Airntell Aerospace, which is developing a drone service to support search and rescue operations, claimed the $1,500 first prize at the Genesis Pitch & Pick competition on Tuesday.

Founded by CEO Mateus Saar, Airntell uses drone technology for offshore search and rescue to help find missing people faster, more reliably, and at a fraction of the cost of current techniques. The company is developing its own fixed-wing drone that can speed up response times.

Saar was chosen as the top pitcher in a field of eight companies that had just completed the Evolution Program, the eight-week program at Genesis for idea-stage or early-revenue companies. We described the full list of companies in a post last week.

The $750 runner-up prize went to Take Care, which is developing an app to help with the care of geriatrics. The $250 Community Choice award was presented to The Fish Market, which is developing an app to connect fishers with consumers.

Saar told his online audience that current ocean-based search and rescue missions use helicopters, which cost $30,000 an hour to operate and take 60 to 90 minutes to launch. Airntell is designing a fixed-wing drone that can launch immediately and uses computer vision to scan terrain. Once it locates a missing person, it can alert rescuers, hover over the subject and even drop supplies to them.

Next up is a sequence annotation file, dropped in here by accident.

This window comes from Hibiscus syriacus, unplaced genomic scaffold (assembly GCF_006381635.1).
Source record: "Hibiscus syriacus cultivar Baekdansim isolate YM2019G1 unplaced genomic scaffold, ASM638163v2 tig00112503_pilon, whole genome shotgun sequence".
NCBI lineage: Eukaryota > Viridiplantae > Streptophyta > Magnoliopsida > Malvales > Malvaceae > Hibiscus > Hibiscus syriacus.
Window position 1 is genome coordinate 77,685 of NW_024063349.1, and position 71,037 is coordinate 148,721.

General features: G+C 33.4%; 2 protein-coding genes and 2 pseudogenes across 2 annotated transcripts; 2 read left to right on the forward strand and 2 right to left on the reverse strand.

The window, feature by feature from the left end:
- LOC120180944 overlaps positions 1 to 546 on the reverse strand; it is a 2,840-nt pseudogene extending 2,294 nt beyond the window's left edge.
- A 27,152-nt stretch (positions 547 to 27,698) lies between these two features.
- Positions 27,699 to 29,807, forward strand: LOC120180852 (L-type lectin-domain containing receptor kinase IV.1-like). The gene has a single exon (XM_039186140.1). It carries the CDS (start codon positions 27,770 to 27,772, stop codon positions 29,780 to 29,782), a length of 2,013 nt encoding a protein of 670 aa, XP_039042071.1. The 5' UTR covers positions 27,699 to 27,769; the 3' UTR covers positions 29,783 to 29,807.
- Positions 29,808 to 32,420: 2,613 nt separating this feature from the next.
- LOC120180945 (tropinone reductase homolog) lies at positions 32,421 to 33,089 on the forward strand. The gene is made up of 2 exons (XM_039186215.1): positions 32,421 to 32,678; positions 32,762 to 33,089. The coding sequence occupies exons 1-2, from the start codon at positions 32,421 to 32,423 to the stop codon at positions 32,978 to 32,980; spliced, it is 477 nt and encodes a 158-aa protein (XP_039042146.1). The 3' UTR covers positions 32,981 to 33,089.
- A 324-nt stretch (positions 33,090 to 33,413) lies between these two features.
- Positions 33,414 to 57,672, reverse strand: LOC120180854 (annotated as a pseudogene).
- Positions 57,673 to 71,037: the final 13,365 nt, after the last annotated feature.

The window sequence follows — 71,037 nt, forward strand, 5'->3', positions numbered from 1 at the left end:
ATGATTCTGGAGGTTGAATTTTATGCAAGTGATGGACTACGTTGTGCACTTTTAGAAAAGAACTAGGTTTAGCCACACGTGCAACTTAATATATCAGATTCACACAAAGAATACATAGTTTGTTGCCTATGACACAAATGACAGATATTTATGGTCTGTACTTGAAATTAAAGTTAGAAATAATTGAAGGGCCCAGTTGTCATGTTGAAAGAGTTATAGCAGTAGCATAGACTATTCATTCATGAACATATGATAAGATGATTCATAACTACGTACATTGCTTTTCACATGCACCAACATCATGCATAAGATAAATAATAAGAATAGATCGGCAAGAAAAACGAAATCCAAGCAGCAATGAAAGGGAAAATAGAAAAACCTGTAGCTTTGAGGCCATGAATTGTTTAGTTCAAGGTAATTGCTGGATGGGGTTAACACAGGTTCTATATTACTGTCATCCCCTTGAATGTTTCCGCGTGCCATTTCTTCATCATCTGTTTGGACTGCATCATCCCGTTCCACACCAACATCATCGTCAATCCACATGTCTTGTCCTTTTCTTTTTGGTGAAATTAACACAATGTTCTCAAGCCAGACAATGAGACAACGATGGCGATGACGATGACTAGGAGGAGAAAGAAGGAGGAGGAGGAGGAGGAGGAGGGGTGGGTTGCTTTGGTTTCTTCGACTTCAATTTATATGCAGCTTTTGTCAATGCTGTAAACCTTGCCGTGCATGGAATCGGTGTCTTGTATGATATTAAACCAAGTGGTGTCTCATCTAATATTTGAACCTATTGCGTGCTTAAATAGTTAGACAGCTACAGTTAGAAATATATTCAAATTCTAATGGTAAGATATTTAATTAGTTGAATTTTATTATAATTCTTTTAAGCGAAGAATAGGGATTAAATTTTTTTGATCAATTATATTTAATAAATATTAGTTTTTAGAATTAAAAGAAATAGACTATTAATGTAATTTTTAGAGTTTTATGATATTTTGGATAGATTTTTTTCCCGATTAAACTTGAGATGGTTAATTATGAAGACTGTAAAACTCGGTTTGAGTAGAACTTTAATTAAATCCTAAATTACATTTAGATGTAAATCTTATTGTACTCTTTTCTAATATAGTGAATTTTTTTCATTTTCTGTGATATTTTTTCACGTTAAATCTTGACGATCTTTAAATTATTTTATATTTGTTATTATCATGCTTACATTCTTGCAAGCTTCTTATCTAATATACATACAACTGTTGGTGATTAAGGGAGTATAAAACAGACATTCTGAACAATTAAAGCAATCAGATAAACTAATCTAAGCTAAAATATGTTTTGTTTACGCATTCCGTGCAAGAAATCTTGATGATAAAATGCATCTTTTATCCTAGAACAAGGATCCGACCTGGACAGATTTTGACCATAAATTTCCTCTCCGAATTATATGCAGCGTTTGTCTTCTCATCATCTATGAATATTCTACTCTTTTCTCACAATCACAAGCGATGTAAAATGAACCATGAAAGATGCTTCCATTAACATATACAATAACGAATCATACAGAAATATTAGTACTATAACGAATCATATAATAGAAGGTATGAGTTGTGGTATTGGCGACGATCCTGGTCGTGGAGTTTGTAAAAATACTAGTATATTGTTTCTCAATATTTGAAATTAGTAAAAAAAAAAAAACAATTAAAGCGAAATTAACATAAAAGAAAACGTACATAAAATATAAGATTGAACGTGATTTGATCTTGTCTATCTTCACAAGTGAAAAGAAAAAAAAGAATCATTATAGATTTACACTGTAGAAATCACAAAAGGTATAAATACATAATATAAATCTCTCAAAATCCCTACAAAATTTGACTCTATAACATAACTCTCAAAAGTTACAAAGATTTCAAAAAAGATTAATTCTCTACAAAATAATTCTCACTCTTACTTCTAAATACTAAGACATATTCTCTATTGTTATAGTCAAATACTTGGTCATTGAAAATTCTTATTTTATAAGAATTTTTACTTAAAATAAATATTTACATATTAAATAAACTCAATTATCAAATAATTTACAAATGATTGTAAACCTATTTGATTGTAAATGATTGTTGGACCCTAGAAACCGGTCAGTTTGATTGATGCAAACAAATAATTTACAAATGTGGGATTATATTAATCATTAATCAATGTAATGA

The judges all wanted to know whether the drone could operate in inclement weather, and Saar replied it could operate in all forms of precipitation and in winds up to 80 kilometers per hour.

Founded by Evan Foote, Christopher Lewis and Jason McCarthy, Take Care is developing an app that would provide healthcare professionals, carers and families with warning signs about the declining health of older people. There are competing products on the market, said Foote, but they are mainly concerned with such things as scheduling and billing. The company has already formed a partnership with Eastern Health, the largest health authority in Newfoundland and Labrador.

The Fish Market’s Founder Mirella de Oliveira Leis said her company aims to connect fishers to local consumers to support food sovereignty and fisheries sustainability. Her app – which launched Tuesday – aims to increase access to locally caught, sustainably harvested fish and seafood while providing additional economic opportunities to local fishers. Using the app, consumers and fishers can link up and shorten the strands of the fisheries supply chains.